GamesBeat

Is there no such thing as games journalism?

Recently on Bitmob, the integrity of games journalism has come into question. I found this amusing because, frankly, there’s no such thing. Now, who am I to talk about this subject? Well, I’m a journalist in Canada. I’ve covered elections, city council, tragedies, triumphs, and sports games.

I’ve also written reviews on my own time and hosted a current affairs web series. So I have some knowledge and experience to back up my claims.

There’s journalism and video games, but the two don’t go hand in hand in the way some may think. These “games journalists” are actually reviewers, commentators, columnists, and (at the end of the day) entertainers. 

I don’t think anyone confuses Daily Show host Jon Stewart for a journalist.

Just to be clear, reviewing a game isn’t journalism. That’s an opinion. Being critical is fine, but it isn’t what makes you a journalist.

 

To help illustrate my point even further, I looked at a few video game news sites. Most of the time the articles I read had one source (or no source at all) meaning there was no balance to the story.

For example, if you are doing a story about Nintendo’s 3DS and the spokesperson is telling you how awesome it is, shouldn’t there be another side to that story? Who is in opposition to that person’s comments? Who can say that this system is flawed or needs work?

If someone is saying their game is pushing the envelope of graphics, who is disagreeing with them? How are games journalists keeping people accountable?

Matt Clark at 1up recently wrote an article on the Native American heritage of the main character in Assassin’s Creed 3. Not only did he have two sources, but they were relatively balanced.

He talked to the spokesperson for the game and then an expert. That’s not a bad start, although I would have preferred for him to find an actual Native American whose culture is being depicted in the game and speak to them as well. I also didn’t like that he put himself into the piece, but I don’t want to nitpick too badly because it was a well done story and it should be the norm not the exception.

But is that games journalism? No, because the fact that it was about a video game isn’t as important as the character and the possibility of raising more awareness for Native Americans in leading roles. That’s what’s missing in a lot of these so-called journalism stories. Having an impact on society is the whole point of the profession.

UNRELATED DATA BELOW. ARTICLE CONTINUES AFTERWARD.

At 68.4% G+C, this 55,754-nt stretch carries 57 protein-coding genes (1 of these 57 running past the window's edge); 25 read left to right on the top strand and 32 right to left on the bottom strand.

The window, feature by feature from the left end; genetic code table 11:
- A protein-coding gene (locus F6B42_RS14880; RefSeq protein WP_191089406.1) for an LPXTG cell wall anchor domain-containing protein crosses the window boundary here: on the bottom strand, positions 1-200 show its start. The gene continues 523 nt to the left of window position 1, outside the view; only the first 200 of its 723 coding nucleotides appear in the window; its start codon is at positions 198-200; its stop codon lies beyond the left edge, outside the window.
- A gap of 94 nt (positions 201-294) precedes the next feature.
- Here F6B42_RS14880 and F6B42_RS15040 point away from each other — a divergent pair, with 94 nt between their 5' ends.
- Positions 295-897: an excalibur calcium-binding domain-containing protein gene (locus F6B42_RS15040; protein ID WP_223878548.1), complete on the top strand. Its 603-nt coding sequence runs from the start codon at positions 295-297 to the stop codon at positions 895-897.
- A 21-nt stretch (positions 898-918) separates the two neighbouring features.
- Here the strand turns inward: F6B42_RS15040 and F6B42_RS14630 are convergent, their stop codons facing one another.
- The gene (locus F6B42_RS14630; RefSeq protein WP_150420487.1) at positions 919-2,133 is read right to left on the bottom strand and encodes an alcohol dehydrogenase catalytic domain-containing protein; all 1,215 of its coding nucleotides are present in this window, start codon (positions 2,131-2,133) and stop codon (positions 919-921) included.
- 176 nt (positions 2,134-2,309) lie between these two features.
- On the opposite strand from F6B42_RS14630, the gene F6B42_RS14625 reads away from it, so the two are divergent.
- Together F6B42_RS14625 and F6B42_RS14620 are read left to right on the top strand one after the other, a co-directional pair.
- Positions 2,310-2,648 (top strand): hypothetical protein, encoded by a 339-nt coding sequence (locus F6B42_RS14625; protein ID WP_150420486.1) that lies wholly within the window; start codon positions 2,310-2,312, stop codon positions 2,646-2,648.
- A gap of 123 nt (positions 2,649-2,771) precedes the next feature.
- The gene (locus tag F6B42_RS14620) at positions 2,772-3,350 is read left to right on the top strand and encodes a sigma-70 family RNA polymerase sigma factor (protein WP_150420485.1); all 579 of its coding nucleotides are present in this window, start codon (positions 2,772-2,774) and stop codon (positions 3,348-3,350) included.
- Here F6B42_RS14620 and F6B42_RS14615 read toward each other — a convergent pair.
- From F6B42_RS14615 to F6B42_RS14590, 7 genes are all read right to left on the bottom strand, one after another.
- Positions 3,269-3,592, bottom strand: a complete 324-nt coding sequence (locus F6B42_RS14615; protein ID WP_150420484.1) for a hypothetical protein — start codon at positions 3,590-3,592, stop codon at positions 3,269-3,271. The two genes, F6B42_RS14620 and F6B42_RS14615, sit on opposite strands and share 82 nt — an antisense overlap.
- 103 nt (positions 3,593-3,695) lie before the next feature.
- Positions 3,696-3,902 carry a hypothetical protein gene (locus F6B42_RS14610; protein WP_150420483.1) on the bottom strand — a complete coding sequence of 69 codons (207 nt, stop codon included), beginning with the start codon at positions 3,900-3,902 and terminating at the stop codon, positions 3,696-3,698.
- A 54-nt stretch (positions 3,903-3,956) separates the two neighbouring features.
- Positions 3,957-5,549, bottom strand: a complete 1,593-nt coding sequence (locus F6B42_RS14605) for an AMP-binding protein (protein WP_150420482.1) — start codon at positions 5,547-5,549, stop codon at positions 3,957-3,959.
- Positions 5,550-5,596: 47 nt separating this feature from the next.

Recently, people brought up the whole problem with that infamous photo of Geoff Keighley surrounded by product placement. Well, he’s already giving free advertisement to the game. In my opinion, he’s selling things anyway. If he truly felt strongly about it, that it compromised his ability as a journalist to conduct the interview or forced him to misrepresent himself in any way, then he should have walked away. But Keighley isn’t a journalist. He’s an entertainment host.

There’s nothing wrong with advertisement, but you have to keep it away from your journalists. That’s why we have commercials and ads in newspapers.

In Canada, if Peter Mansbridge started wearing a Nike hat on his show, I would be upset and question his objectivity. But when he appeared in a Gangnam Style parody for an organization’s commercial, I was totally cool with it. He separated that from himself and who he is on the news desk.

I also take issue with a writer on Bitmob saying that journalists need public relations. Don’t get me wrong, PR makes my job way easier. Are they necessary? They want you to think so. That’s all I’ll say on that.

If people want to bring up the standards, they have to come to the realization that there’s no such thing as a games journalist, just journalists who cover the video game beat. They need to find multiple sources and not simply go to industry representatives all the time. If you want to raise the bar, then start at home.

I also want to point out that this is simply my opinion. I am no authority on this subject. I don't work in that particular field, I'm a general news reporter. This is one man’s opinion from the outside, but I’d still like to see the standard raised.

I wish everyone the best of luck. 


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